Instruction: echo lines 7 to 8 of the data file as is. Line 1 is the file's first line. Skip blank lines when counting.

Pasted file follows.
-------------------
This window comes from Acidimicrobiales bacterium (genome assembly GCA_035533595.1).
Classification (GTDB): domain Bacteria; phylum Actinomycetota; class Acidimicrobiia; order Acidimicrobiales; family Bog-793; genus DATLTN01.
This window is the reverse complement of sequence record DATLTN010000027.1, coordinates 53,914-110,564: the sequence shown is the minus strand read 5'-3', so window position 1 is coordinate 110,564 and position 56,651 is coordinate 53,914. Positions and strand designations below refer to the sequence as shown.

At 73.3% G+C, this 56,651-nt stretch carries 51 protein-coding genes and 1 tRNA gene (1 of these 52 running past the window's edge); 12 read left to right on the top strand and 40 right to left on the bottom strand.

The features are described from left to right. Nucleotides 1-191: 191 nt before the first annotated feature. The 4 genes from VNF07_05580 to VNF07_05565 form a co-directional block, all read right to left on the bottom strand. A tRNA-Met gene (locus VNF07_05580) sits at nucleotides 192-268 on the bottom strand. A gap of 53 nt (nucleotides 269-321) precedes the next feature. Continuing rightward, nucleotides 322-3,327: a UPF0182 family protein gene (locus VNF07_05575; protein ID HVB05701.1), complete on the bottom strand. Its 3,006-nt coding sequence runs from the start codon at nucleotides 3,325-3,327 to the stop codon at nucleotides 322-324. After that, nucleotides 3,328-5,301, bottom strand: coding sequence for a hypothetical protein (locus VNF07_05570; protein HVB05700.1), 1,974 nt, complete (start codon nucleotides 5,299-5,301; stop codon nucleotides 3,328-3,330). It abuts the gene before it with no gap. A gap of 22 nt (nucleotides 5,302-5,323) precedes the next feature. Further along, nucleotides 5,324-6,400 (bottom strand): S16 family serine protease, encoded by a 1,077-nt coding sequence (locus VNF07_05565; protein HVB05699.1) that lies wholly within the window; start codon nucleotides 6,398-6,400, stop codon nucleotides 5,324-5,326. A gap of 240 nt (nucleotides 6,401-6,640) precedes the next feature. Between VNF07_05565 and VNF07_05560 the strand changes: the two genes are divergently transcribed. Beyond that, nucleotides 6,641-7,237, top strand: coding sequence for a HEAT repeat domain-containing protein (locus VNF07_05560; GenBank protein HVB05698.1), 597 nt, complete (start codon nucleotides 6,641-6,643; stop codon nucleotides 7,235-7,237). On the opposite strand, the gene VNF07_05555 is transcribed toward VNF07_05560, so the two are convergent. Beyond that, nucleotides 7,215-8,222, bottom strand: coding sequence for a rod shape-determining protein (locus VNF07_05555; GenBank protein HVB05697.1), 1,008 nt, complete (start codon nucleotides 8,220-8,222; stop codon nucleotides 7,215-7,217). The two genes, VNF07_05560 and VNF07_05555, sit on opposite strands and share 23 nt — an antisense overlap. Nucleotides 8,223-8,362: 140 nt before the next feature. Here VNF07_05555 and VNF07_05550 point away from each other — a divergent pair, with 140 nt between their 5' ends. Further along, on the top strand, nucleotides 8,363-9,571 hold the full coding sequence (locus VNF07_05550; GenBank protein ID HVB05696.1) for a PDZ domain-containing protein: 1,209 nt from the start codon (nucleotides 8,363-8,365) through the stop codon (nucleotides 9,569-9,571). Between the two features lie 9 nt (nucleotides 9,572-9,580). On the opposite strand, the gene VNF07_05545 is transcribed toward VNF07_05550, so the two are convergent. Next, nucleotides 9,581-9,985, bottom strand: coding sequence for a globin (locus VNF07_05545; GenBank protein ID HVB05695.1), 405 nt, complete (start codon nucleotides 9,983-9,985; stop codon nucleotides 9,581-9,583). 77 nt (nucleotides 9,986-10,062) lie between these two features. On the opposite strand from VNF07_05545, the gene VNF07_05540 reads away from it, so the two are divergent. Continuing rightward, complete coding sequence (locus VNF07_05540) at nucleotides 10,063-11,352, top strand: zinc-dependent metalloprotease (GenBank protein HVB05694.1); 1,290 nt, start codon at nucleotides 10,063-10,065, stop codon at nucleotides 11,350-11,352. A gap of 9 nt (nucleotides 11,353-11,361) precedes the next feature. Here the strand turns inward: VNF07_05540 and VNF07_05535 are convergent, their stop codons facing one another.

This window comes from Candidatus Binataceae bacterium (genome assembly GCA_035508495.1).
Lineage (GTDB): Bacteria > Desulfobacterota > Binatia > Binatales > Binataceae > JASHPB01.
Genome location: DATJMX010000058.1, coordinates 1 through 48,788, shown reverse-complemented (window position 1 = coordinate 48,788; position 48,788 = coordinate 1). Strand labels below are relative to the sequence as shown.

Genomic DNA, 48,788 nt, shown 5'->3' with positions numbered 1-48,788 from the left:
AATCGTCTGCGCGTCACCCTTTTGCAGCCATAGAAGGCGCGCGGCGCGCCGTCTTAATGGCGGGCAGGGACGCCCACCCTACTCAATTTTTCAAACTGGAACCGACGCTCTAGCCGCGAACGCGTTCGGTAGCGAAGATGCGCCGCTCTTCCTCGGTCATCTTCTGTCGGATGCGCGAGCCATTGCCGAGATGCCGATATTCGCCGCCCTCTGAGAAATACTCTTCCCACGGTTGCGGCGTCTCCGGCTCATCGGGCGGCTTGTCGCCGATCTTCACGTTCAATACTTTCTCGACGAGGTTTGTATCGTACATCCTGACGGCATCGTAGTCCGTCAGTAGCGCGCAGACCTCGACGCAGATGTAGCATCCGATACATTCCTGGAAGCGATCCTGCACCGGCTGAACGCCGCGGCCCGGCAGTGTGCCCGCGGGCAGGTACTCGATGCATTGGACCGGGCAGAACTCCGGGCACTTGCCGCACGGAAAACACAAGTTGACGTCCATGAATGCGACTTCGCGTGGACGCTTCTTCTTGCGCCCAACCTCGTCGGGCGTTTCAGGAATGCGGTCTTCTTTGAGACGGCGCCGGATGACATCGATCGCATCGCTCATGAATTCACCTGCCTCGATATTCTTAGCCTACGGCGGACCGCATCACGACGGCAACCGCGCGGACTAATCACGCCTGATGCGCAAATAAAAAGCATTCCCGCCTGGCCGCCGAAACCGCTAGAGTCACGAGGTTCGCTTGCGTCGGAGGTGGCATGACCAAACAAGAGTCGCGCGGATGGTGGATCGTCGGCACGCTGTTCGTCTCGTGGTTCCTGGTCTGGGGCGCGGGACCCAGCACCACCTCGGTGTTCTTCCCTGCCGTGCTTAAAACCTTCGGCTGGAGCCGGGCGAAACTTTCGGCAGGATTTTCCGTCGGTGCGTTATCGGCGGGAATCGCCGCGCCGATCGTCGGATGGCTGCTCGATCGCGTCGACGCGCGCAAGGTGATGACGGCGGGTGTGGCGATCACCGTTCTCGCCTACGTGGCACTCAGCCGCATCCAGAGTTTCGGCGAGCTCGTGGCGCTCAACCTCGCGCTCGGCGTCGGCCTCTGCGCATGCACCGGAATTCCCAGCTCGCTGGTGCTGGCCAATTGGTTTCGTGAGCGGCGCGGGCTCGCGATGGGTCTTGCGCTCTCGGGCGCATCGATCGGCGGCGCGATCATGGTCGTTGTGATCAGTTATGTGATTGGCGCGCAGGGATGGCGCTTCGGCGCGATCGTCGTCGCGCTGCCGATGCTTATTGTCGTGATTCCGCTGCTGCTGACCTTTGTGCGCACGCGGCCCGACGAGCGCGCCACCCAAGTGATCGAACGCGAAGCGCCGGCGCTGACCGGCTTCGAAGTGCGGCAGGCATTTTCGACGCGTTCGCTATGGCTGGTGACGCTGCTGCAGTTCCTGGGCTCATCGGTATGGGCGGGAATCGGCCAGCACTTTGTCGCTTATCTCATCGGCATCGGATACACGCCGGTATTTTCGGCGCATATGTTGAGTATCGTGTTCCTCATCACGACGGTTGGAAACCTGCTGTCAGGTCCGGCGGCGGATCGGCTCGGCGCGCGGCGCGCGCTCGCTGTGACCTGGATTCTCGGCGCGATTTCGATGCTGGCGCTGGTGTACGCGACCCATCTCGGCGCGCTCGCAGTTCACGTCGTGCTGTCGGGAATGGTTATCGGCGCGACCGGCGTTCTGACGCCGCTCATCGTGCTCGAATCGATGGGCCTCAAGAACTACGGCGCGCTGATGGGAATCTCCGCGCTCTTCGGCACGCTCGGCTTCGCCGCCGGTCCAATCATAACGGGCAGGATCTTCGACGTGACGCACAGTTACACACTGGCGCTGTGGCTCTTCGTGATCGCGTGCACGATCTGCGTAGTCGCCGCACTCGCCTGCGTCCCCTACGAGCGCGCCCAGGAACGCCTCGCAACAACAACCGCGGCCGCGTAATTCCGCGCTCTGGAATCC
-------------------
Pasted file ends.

Lineage (GTDB): Bacteria > Desulfobacterota > Binatia > Binatales > Binataceae > JASHPB01.
Genome location: DATJMX010000058.1, coordinates 1 through 48,788, shown reverse-complemented (window position 1 = coordinate 48,788; position 48,788 = coordinate 1). Strand labels below are relative to the sequence as shown.